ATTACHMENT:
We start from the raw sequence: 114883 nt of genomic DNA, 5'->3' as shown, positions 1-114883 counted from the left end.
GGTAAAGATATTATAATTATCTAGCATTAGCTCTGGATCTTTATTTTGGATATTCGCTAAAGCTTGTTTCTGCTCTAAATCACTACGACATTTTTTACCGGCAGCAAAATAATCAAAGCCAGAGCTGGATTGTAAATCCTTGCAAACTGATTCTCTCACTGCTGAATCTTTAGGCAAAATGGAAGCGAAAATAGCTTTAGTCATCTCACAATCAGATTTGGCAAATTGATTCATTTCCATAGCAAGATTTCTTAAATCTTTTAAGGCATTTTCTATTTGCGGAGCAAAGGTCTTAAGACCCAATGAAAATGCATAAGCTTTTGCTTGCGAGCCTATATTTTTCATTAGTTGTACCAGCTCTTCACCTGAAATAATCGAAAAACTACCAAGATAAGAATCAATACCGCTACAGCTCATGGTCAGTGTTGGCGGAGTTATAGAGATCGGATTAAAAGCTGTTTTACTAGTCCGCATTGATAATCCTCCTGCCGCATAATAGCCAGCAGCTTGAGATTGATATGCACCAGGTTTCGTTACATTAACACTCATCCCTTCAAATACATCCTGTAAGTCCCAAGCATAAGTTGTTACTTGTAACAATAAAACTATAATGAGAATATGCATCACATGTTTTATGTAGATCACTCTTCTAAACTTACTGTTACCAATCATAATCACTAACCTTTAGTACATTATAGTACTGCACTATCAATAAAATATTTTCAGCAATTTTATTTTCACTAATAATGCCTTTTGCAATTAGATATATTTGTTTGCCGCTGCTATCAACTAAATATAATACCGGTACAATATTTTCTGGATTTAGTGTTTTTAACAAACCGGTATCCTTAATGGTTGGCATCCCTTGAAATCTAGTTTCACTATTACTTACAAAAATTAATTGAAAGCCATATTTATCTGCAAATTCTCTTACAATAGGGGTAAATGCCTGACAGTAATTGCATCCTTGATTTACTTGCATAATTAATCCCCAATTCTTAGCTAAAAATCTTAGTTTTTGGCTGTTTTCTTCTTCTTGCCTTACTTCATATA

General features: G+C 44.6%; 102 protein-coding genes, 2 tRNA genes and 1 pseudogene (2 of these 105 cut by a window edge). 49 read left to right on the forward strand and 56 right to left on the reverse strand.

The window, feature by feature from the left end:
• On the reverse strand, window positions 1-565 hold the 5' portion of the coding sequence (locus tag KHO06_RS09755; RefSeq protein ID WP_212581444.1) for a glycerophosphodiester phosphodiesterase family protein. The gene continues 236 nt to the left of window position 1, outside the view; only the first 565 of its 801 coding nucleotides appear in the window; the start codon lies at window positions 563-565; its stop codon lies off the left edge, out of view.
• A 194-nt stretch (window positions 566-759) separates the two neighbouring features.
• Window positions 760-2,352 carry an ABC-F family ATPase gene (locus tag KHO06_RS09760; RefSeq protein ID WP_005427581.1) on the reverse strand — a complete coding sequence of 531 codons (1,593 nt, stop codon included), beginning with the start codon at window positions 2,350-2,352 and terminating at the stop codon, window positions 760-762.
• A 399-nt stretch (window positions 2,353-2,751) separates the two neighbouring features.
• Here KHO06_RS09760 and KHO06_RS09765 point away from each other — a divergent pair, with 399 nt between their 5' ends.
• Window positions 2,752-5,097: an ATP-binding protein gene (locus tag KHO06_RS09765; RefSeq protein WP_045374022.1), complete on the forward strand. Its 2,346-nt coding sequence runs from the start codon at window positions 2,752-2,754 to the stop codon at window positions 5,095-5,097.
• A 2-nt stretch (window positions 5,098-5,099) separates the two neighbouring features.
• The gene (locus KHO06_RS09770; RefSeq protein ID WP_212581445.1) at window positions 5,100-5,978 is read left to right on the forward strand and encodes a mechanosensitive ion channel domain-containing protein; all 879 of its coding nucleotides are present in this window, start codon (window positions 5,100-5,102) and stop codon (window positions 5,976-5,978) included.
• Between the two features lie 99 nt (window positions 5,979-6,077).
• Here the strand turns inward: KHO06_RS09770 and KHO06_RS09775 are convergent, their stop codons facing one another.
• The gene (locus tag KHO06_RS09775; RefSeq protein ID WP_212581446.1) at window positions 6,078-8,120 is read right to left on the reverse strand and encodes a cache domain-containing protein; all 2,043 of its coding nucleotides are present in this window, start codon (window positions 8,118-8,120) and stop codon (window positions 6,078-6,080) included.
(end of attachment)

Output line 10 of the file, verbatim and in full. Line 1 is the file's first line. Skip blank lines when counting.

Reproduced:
• Window positions 2,752-5,097: an ATP-binding protein gene (locus tag KHO06_RS09765; RefSeq protein WP_045374022.1), complete on the forward strand. Its 2,346-nt coding sequence runs from the start codon at window positions 2,752-2,754 to the stop codon at window positions 5,095-5,097.